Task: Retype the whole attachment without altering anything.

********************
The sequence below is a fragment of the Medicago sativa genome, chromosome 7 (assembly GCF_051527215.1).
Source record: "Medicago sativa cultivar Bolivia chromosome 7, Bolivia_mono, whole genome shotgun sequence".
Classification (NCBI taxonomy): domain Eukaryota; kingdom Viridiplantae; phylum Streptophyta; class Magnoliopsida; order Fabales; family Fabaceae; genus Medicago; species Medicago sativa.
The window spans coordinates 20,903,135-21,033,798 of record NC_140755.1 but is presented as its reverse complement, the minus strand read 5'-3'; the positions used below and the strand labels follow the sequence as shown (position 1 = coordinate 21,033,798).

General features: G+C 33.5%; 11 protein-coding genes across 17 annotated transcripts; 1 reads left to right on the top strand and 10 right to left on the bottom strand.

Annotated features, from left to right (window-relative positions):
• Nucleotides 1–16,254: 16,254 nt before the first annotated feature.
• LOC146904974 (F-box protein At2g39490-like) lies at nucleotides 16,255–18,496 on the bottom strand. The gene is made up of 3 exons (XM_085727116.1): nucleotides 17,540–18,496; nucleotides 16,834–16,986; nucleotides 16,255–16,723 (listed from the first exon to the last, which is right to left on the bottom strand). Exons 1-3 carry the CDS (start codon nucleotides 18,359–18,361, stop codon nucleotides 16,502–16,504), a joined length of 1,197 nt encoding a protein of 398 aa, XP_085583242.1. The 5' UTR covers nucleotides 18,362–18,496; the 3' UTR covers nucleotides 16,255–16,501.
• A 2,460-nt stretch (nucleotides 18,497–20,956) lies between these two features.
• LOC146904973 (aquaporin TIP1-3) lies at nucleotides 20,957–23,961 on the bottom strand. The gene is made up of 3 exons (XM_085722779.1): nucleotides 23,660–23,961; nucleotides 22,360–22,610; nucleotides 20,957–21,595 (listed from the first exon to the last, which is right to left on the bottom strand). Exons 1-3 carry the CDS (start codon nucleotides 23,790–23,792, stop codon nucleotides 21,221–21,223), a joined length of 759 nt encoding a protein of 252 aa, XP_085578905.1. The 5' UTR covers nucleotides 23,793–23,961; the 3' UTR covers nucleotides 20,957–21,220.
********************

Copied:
The sequence below is a fragment of the Medicago sativa genome, chromosome 7 (assembly GCF_051527215.1).
Source record: "Medicago sativa cultivar Bolivia chromosome 7, Bolivia_mono, whole genome shotgun sequence".
Classification (NCBI taxonomy): domain Eukaryota; kingdom Viridiplantae; phylum Streptophyta; class Magnoliopsida; order Fabales; family Fabaceae; genus Medicago; species Medicago sativa.
The window spans coordinates 20,903,135-21,033,798 of record NC_140755.1 but is presented as its reverse complement, the minus strand read 5'-3'; the positions used below and the strand labels follow the sequence as shown (position 1 = coordinate 21,033,798).

General features: G+C 33.5%; 11 protein-coding genes across 17 annotated transcripts; 1 reads left to right on the top strand and 10 right to left on the bottom strand.

Annotated features, from left to right (window-relative positions):
• Nucleotides 1–16,254: 16,254 nt before the first annotated feature.
• LOC146904974 (F-box protein At2g39490-like) lies at nucleotides 16,255–18,496 on the bottom strand. The gene is made up of 3 exons (XM_085727116.1): nucleotides 17,540–18,496; nucleotides 16,834–16,986; nucleotides 16,255–16,723 (listed from the first exon to the last, which is right to left on the bottom strand). Exons 1-3 carry the CDS (start codon nucleotides 18,359–18,361, stop codon nucleotides 16,502–16,504), a joined length of 1,197 nt encoding a protein of 398 aa, XP_085583242.1. The 5' UTR covers nucleotides 18,362–18,496; the 3' UTR covers nucleotides 16,255–16,501.
• A 2,460-nt stretch (nucleotides 18,497–20,956) lies between these two features.
• LOC146904973 (aquaporin TIP1-3) lies at nucleotides 20,957–23,961 on the bottom strand. The gene is made up of 3 exons (XM_085722779.1): nucleotides 23,660–23,961; nucleotides 22,360–22,610; nucleotides 20,957–21,595 (listed from the first exon to the last, which is right to left on the bottom strand). Exons 1-3 carry the CDS (start codon nucleotides 23,790–23,792, stop codon nucleotides 21,221–21,223), a joined length of 759 nt encoding a protein of 252 aa, XP_085578905.1. The 5' UTR covers nucleotides 23,793–23,961; the 3' UTR covers nucleotides 20,957–21,220.